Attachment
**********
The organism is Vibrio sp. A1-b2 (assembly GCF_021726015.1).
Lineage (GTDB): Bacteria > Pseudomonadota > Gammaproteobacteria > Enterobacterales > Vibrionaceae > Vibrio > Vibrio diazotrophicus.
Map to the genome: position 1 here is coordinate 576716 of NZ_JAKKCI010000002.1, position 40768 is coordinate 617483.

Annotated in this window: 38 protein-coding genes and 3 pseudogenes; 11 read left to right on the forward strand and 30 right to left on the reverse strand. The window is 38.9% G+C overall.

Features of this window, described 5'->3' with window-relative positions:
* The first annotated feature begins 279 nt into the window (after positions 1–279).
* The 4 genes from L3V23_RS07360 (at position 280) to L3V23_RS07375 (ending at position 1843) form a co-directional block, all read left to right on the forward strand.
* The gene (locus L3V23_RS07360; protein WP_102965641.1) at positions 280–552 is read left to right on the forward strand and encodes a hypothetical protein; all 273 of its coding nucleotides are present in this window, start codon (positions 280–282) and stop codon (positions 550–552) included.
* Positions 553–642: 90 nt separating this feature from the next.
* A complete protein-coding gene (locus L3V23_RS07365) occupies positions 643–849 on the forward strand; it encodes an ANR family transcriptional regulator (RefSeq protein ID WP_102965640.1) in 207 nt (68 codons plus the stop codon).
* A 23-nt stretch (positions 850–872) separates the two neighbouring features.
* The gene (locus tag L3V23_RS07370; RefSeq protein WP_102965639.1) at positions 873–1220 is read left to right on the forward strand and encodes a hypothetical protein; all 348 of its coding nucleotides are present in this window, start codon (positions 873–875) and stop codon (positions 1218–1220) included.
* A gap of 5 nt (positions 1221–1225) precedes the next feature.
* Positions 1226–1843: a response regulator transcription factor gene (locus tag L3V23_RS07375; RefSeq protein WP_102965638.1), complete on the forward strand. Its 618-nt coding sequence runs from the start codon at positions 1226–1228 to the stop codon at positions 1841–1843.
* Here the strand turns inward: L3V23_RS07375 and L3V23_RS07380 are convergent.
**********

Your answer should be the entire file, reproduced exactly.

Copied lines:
The organism is Vibrio sp. A1-b2 (assembly GCF_021726015.1).
Lineage (GTDB): Bacteria > Pseudomonadota > Gammaproteobacteria > Enterobacterales > Vibrionaceae > Vibrio > Vibrio diazotrophicus.
Map to the genome: position 1 here is coordinate 576716 of NZ_JAKKCI010000002.1, position 40768 is coordinate 617483.

Annotated in this window: 38 protein-coding genes and 3 pseudogenes; 11 read left to right on the forward strand and 30 right to left on the reverse strand. The window is 38.9% G+C overall.

Features of this window, described 5'->3' with window-relative positions:
* The first annotated feature begins 279 nt into the window (after positions 1–279).
* The 4 genes from L3V23_RS07360 (at position 280) to L3V23_RS07375 (ending at position 1843) form a co-directional block, all read left to right on the forward strand.
* The gene (locus L3V23_RS07360; protein WP_102965641.1) at positions 280–552 is read left to right on the forward strand and encodes a hypothetical protein; all 273 of its coding nucleotides are present in this window, start codon (positions 280–282) and stop codon (positions 550–552) included.
* Positions 553–642: 90 nt separating this feature from the next.
* A complete protein-coding gene (locus L3V23_RS07365) occupies positions 643–849 on the forward strand; it encodes an ANR family transcriptional regulator (RefSeq protein ID WP_102965640.1) in 207 nt (68 codons plus the stop codon).
* A 23-nt stretch (positions 850–872) separates the two neighbouring features.
* The gene (locus tag L3V23_RS07370; RefSeq protein WP_102965639.1) at positions 873–1220 is read left to right on the forward strand and encodes a hypothetical protein; all 348 of its coding nucleotides are present in this window, start codon (positions 873–875) and stop codon (positions 1218–1220) included.
* A gap of 5 nt (positions 1221–1225) precedes the next feature.
* Positions 1226–1843: a response regulator transcription factor gene (locus tag L3V23_RS07375; RefSeq protein WP_102965638.1), complete on the forward strand. Its 618-nt coding sequence runs from the start codon at positions 1226–1228 to the stop codon at positions 1841–1843.
* Here the strand turns inward: L3V23_RS07375 and L3V23_RS07380 are convergent.